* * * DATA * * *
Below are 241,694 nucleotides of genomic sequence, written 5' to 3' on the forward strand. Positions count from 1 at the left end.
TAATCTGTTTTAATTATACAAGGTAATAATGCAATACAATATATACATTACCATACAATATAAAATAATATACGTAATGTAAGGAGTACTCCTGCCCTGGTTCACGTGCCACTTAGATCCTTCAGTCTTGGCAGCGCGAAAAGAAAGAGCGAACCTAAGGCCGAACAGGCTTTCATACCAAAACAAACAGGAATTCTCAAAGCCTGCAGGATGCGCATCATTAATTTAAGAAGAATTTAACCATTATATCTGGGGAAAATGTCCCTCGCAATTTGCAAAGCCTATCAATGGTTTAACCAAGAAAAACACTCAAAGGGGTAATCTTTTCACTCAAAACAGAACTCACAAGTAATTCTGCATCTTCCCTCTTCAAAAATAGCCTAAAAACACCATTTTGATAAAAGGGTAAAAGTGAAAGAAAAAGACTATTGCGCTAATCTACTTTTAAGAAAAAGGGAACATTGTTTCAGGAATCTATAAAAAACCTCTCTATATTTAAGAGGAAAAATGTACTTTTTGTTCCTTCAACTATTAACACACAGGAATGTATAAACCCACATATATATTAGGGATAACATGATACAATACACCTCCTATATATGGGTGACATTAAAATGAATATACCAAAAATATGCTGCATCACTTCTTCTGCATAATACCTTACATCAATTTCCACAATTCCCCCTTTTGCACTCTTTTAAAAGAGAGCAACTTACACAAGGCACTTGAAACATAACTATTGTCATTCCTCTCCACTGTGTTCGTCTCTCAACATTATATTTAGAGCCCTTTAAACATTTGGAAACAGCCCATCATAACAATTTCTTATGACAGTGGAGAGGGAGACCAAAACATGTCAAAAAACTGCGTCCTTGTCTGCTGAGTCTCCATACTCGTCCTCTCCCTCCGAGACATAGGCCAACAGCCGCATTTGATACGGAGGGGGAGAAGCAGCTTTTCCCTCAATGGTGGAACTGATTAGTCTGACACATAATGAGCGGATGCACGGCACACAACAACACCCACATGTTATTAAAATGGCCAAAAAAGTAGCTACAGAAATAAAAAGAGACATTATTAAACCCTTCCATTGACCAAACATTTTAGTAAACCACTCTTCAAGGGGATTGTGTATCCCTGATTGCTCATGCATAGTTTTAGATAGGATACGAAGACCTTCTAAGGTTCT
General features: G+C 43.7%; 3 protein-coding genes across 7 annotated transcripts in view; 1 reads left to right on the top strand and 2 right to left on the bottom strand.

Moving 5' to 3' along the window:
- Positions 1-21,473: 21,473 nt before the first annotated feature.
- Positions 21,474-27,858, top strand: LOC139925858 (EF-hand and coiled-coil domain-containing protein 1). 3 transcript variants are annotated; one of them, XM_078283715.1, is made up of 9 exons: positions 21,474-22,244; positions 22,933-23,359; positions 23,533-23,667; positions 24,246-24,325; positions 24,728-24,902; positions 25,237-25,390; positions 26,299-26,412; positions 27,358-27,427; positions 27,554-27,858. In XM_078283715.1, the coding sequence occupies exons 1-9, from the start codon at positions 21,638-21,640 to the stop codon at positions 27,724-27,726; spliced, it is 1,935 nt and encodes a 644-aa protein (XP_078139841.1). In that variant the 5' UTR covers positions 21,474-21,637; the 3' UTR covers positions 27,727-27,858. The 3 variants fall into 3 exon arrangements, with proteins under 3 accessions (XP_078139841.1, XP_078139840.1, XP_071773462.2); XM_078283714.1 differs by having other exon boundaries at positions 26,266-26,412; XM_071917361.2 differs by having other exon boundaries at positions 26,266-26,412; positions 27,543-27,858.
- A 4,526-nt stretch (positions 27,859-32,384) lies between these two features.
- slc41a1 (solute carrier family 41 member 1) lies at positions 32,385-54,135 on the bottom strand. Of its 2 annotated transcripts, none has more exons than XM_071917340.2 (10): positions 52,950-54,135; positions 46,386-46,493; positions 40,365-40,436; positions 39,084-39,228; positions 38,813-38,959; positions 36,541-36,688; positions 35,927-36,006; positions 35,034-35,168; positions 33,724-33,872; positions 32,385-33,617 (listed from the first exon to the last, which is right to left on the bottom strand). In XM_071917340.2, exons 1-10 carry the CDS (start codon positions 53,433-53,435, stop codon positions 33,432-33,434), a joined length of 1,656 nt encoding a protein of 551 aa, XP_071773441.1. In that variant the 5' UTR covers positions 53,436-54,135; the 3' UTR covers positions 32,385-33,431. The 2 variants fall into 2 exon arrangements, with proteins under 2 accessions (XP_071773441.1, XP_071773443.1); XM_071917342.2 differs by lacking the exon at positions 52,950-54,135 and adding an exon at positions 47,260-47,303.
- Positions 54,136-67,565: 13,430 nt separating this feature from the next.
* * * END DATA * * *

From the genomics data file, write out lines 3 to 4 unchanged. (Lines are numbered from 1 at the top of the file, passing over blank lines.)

General features: G+C 43.7%; 3 protein-coding genes across 7 annotated transcripts in view; 1 reads left to right on the top strand and 2 right to left on the bottom strand.

Moving 5' to 3' along the window: